Whenever I dunk a cracker into a creamy chunk of Brillat-Savarin (the cheese, not the long-decayed corpse of the cheese’s namesake, French author Anthelme Brillat-Savarin) I think of the phrase “you are what you eat.” Brillat-Savarin’s famous words distill in artful simplicity the complicated nature of what food studies scholars spend their lives trying to untangle: all the ways that food affects people socially, physiologically, philosophically, etc; how people use food to identify themselves, to define themselves, to draw lines between “us” and “them;” the roles and meanings of food in the everyday lives of you. Food becomes you (your body), and you (your you-ness) are a product of every meal you have or haven’t eaten.
If I were to wager a guess, I’d say probably every person on the planet has a story about food and identity. A meal that tastes like home. A recipe cherished for its connection to loved ones. An ingredient that’s rooted in generations of tradition. Or maybe it’s something entirely new. The story I like to tell myself about who I am and where I came from is about dandelion greens.
The name Dandelion Greens is not just a play on my name, which is Danielle (ha ha). My mother grew up on a dairy farm in one of the poorest counties in rural Maine, and despite having some land and a relatively steady income from the farm, her family was very poor. But they were better off than some. In early spring, my grandparents’ 80 acres or so would bloom like crazy with dandelions and my grandmother would let people onto the farm to harvest them to take home and eat. She claims she didn’t like the taste of the dandelions, but I also wonder if something about eating dandelions was socially significant. Perhaps she didn’t eat them or feed them to her family as a way of distinguishing herself from the poorest population in the area. They were not wealthy, but they are not destitute like those people.
Those people were, according to my mother’s memory, typically French-Canadian. French-Canadians at that time were stereotyped as uneducated and rugged laborers who came to work in the mill towns along rivers of New England and dry up all the liquor stores. My grandfather used to disparage them, even after my mother had been with my father (who was those people) for many years. They were the poorest of the poor. I don’t know if they came to my grandparents’ pastures to pick dandelion greens out of necessity or because they were a seasonal treat. I have to do some research on that. Regardless, the two polarized halves that would eventually form a whole me came together, many years ago, around this food that was scarcely considered food.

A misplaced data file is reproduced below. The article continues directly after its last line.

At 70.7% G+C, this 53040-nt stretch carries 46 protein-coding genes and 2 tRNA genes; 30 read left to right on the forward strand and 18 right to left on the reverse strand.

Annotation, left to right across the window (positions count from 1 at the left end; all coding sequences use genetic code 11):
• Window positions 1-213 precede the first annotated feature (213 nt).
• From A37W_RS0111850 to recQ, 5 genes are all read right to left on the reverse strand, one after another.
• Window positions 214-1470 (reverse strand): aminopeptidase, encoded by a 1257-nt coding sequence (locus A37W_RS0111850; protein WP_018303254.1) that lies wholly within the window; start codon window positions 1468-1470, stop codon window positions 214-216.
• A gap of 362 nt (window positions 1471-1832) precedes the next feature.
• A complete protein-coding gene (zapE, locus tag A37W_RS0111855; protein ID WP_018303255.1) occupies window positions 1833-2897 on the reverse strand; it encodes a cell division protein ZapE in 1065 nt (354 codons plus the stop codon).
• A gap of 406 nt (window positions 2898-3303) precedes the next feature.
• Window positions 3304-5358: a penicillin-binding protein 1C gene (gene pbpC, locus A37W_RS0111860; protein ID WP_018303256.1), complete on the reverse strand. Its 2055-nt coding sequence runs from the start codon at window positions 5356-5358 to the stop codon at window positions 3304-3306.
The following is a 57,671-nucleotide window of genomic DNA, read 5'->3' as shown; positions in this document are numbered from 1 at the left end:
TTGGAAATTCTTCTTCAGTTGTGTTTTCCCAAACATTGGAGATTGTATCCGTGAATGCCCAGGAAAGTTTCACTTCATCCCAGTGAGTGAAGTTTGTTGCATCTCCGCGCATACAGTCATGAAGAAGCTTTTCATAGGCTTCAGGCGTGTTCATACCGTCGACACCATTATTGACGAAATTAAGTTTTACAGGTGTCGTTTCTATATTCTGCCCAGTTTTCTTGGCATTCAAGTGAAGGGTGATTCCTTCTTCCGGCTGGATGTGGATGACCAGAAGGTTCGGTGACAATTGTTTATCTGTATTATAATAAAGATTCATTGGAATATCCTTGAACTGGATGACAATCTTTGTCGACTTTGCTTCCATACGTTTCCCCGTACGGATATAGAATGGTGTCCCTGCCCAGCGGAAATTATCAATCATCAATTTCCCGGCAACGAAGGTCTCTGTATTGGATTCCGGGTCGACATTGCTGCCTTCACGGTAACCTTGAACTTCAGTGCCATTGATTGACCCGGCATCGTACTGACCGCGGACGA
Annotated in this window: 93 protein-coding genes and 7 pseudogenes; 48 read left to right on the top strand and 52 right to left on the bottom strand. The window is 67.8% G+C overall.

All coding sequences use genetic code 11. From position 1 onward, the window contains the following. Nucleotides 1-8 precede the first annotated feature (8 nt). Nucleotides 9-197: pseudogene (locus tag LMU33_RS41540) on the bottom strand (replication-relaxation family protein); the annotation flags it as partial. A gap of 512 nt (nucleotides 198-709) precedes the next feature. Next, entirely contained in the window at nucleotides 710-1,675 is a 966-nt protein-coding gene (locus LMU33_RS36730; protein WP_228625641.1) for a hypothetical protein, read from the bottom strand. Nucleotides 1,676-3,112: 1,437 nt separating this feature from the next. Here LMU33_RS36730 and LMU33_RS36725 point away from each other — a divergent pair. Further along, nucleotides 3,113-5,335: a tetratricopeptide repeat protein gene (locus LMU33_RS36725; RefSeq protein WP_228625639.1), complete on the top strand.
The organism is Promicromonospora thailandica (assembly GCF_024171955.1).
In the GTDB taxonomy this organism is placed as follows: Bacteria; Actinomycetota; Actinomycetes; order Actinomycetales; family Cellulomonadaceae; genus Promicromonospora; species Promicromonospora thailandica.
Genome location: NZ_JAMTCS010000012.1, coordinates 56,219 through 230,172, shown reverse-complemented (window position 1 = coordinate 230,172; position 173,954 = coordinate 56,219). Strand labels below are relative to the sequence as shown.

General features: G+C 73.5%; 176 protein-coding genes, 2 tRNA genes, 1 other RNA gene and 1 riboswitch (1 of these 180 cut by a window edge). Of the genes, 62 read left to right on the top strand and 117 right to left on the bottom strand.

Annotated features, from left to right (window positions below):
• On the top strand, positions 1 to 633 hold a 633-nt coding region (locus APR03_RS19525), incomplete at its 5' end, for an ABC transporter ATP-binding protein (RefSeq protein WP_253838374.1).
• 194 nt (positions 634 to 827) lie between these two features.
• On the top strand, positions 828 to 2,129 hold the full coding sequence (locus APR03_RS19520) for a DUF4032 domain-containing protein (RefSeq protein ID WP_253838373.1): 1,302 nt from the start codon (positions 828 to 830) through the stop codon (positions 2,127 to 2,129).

Dandelion greens remind me who I am, literally and historically and metaphorically. I am both what I eat and what I don’t eat. I am a pesky weed. I am survival. I am abundance. I am seasonal allergies.
This is why I’ve observed the trajectory of the dandelion green into the mainstream with casual interest. While working for a seed company in Maine, I found it curious that dandelion was an important catalog item, rounding out the Chicory section. I sold carefully bred, hybridized dandelion seeds to organic farmers across the country. I imagined them planting dandelions in perfectly manicured beds while surrounded by rolling fields of yellow blooms. These improved varieties of dandelion would then be sold for top dollar to Whole Foods and chefs at upscale restaurants in New York and the Bay Area. The dandelion, it seemed, rounded out their offerings of bitter greens, catering to a distinguished, civilized palate that could afford to eat weeds in a delicate and dignified way.
Who were those people, newly enamored by a plant that, in my experience, the poor had designated as fit for consumption only by the very poor? Who were those chefs whose use of the ingredient had been deemed visionary, original, avant-garde? What do dandelion greens say about them?
As it were, the story of foods shifting from necessity to luxury is not unique to dandelion greens. The changing meaning of food as it travels between continents, between social classes, races, genders, religions, is itself a constant. Who we are is what we eat but sometimes who we are is different simply from who they are, even if we eat them same food. Who we are and what we eat is relational, it’s historical, and it’s constantly in flux.
The first time I ate dandelion greens was in a salad at a restaurant; I did not dig them up myself, swatting away the first batch of mosquitos of the season. Dandelion greens, then, have climbed the class ladder all the way up and all the way back down.